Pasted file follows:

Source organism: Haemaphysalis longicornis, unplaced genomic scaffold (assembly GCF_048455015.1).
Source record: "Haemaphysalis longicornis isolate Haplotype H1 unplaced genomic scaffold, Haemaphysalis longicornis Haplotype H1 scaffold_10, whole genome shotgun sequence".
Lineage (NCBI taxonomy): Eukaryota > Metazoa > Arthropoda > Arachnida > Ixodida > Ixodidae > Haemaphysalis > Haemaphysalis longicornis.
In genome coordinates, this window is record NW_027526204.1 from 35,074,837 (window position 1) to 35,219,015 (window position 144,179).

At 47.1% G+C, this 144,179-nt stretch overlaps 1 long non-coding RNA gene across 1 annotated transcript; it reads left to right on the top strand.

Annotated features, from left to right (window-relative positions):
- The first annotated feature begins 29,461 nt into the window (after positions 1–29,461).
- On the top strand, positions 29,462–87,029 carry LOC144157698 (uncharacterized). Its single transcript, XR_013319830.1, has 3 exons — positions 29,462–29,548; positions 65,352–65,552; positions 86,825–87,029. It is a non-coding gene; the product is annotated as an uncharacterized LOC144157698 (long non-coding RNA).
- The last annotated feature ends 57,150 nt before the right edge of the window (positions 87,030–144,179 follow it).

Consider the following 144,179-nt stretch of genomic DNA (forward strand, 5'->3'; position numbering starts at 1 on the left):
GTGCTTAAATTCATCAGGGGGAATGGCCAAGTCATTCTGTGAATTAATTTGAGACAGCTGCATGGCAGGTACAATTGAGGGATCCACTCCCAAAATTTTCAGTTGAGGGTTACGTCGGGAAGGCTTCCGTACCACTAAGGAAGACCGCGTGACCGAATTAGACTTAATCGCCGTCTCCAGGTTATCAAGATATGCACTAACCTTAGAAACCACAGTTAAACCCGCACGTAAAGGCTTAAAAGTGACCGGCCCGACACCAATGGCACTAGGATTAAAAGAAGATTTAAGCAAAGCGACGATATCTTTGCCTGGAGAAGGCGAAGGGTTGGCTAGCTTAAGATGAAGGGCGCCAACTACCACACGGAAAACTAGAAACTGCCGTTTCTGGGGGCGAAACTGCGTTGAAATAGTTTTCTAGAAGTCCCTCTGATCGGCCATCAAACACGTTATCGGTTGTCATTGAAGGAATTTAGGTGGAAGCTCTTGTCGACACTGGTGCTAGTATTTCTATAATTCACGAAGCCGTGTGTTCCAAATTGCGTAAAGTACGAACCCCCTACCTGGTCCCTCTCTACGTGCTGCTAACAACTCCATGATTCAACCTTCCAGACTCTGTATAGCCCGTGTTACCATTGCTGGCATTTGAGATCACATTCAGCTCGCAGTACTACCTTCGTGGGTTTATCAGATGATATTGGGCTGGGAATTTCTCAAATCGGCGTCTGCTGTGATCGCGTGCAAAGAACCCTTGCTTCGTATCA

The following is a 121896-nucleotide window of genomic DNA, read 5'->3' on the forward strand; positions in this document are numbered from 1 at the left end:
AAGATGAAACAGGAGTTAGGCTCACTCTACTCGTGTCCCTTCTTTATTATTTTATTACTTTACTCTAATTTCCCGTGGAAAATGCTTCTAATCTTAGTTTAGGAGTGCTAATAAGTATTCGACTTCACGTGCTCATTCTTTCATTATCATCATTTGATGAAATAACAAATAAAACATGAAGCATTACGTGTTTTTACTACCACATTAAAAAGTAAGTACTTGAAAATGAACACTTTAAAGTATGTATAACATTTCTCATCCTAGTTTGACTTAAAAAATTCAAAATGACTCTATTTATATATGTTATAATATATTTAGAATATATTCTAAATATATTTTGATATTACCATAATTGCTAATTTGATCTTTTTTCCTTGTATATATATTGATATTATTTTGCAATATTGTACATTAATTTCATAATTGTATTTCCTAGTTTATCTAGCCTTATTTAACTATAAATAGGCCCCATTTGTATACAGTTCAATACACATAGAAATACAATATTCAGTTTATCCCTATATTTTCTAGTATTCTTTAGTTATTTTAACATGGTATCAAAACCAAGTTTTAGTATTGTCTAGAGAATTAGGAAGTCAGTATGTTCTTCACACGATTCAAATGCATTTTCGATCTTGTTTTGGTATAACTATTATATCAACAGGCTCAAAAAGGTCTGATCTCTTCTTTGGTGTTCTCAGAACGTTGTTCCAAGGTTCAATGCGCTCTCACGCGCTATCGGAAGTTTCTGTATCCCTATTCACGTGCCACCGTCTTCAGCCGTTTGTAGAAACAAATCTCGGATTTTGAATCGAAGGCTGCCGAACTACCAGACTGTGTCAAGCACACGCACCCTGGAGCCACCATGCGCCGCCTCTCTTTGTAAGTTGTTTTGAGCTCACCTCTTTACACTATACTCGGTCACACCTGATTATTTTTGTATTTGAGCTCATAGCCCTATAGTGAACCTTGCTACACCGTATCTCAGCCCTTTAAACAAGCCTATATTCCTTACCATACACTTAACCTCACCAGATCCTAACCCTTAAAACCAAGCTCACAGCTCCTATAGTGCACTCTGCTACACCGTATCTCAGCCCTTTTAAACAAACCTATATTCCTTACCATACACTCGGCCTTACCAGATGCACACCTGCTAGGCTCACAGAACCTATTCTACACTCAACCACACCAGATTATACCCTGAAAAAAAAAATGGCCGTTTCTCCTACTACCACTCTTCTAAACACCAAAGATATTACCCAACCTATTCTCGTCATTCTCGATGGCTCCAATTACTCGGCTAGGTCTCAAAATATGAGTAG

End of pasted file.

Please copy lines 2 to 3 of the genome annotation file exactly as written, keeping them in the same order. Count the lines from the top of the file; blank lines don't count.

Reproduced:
Source record: "Haemaphysalis longicornis isolate Haplotype H1 unplaced genomic scaffold, Haemaphysalis longicornis Haplotype H1 scaffold_10, whole genome shotgun sequence".
Lineage (NCBI taxonomy): Eukaryota > Metazoa > Arthropoda > Arachnida > Ixodida > Ixodidae > Haemaphysalis > Haemaphysalis longicornis.